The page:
November 10, 2021
Veterans Affected by Obesity
Share this post
Obesity affects members who served in the US Military (US veterans) at a higher rate than the general population. Military enlists are a pre-selected group of healthy people who meet physical and mental fitness standards of the Department of Defense (DoD). US veterans are a unique group of individuals with characteristics related to their service as elaborated below, that places them at high risk for obesity and related chronic conditions such as coronary heart disease, cancer, COPD, diabetes, arthritis and depressive disorders. Often, this results in poorer health status and increased disability compared to the general population after completion of their period of service (Betancourt, et al, 2000). Such findings raise a sense of alarm, responsibility and urgency to address the specific health-care needs of this population subset. High morbidity and high cost of chronic disease management also serve as an impetus for further research and development of additional tools in caring for the nearly 800,000 veterans who meet the BMI criteria for severe obesity [Body Mass Index (BMI) >/=35Kg/m2] that are currently receiving care at the Veterans Health Administration (VHA) healthcare system.
Military experience, ranging from rigor of basic training, deployment to overseas missions, participation in combat operations, exposure to environmental and chemical hazards, sustaining physical, psychological and sexual trauma can profoundly alter human behavior and impact health. In addition, undesirable dietary behaviors may be adopted during deployments such as eating freely available snacks that are calorie-dense and nutrient-poor at military base Dining Facility/Cafeteria (DFAC) to combat loneliness and boredom to consuming Meal Replacement Equivalents (MREs) while on the go for several weeks under conditions of high psychological stress and hot, cold, high altitude, desert type environments. Moreover, reintegrating into a self-structured lifestyle of civilian society after enduring the regimented military lifestyle can often leave ex-servicemen and women in need of new coping skills, especially in light of sustained trauma (Wischik, et al, 2019).
Obesity is a chronic, relapsing, multifactorial, neurobehavioral disease with complex interplay of individual, social and environmental factors. It has far-reaching health and healthcare ramifications. The additional angle of history of military service in an individual poses further challenges in the management of this condition. Often, addressal of subacute-acute symptoms such as musculoskeletal and neuropathic pain, mental health illnesses and/or crises, substance abuse disorders, uncontrolled diabetes and/or hypertension, medication non-adherence, homelessness and lack of social support takes precedence in the clinical setting, pushing back the addressal of obesity.
VHA along with National Center for Health Promotion and Disease Prevention (NCP) designed the MOVE! Program (Managing Overweight Veterans Everywhere) to assist veterans to lose weight and improve health. Every VA medical center has a MOVE! Coordinator in charge of conducting a 16-week evidence-based outpatient program designed to implement behavioral weight management. The MOVE! Coordinator is often supported by a team of clinical members including licensed social work, physical therapist, pharmacist and physician. Veterans are often required to participate in the MOVE! Program to become eligible for anti-obesity medications and referral to bariatric surgery.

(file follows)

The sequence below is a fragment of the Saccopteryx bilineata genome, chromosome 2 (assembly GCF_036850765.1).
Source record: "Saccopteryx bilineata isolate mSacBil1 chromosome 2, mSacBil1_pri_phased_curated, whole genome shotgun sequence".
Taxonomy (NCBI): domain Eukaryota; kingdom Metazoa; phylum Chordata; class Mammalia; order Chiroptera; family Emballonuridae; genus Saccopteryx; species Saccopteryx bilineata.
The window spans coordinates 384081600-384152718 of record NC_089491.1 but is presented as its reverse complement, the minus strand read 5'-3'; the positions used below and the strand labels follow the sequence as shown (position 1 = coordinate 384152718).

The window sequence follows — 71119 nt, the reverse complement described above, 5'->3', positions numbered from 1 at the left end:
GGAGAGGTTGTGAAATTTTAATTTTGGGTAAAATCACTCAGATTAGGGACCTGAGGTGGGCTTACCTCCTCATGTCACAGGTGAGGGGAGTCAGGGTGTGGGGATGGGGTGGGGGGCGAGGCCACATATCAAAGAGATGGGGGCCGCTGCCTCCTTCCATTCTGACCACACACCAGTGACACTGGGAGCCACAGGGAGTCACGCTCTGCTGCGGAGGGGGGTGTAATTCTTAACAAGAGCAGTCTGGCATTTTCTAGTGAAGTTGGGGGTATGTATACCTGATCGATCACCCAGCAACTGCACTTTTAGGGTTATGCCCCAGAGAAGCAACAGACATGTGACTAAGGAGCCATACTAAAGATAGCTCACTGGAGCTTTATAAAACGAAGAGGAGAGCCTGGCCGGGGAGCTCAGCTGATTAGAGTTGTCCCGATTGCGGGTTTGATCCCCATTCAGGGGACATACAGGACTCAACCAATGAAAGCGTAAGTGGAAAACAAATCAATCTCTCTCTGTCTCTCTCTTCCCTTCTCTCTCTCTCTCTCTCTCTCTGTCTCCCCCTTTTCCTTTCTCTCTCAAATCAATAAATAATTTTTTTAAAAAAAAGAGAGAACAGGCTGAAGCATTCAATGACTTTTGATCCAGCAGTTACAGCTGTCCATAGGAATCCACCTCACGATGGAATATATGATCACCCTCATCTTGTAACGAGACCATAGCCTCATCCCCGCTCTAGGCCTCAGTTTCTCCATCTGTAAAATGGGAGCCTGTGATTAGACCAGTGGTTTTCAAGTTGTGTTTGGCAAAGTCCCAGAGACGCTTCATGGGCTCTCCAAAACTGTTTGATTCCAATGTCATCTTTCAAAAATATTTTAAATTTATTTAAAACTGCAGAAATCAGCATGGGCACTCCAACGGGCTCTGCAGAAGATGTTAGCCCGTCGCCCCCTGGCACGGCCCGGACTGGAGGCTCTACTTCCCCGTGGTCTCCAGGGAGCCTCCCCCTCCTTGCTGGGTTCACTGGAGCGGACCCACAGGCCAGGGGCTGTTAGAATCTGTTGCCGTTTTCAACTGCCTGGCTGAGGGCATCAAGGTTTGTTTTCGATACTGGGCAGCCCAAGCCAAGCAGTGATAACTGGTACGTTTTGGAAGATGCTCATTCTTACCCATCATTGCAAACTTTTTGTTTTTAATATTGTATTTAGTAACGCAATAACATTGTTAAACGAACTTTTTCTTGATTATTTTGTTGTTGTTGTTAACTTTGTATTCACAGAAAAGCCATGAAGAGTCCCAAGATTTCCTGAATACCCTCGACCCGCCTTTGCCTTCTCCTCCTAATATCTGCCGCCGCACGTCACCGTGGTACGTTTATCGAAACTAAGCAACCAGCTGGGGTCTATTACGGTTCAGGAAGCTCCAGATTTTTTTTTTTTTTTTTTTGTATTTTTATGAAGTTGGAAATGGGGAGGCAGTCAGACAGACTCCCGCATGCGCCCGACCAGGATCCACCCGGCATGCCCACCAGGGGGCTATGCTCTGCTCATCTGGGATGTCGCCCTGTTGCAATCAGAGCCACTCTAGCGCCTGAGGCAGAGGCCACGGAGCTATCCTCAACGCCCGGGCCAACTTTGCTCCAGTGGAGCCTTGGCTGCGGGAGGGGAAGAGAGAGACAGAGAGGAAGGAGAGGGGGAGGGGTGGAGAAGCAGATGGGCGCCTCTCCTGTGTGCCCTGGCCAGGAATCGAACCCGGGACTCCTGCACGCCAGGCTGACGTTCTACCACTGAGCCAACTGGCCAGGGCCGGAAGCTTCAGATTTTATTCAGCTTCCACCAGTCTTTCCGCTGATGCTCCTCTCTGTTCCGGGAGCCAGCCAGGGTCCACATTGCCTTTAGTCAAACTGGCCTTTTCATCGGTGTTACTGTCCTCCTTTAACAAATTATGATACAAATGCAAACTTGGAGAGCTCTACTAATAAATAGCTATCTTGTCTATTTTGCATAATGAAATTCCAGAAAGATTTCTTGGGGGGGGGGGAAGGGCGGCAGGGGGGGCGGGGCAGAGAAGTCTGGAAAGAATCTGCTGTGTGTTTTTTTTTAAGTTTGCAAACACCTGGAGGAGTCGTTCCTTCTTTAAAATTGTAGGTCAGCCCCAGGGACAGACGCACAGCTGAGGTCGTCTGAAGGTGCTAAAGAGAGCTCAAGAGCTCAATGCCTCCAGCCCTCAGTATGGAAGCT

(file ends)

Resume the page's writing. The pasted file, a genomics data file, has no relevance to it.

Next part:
While available, evidence-based obesity treatments, including behavioral weight management, anti-obesity medications and bariatric surgery, are often underutilized in the VHA (Funk, et al, 2021). Related challenges may include lack of veteran awareness of risks of obesity or treatment options and motivation to pursue treatment along with particular patient demographics (predominantly older and male), limited availability of resources and barriers to referral (Gunnar, 2017). Lack of provider training (Forman-Hoffman et al, 2006) and allocation of time to specifically address obesity are also potentially limiting factors. Implementation of the MOVE! Program is variable within the VA system and interestingly, no two sites share the same condition pattern (Kahwati, et al, 2011).
Over the years, various studies have explored and identified different aspects of obesity in veterans including high risk groups such as black women veterans, women veterans with schizophrenia, Native Hawaiian/Other Pacific Islander and American Indian/Alaska Native veterans (Breland, et al, 2017), biases against men with obesity compared to women veterans in relation to their health care experiences (Breland et al, 2019), and the underutilization of anti-obesity medications in veterans (Thomas, et al, 2019). These studies suggest that facility level MOVE! utilization rates ranging from 0.05 to 16% with higher likelihood of at least one MOVE! visit if veterans were female, unmarried, a minority, with higher BMI, or had a co-existing psychiatric or obesity-related comorbidity (Del Re, et al, 2013). Further research is needed to identify and overcome this condition among veterans across all demographics.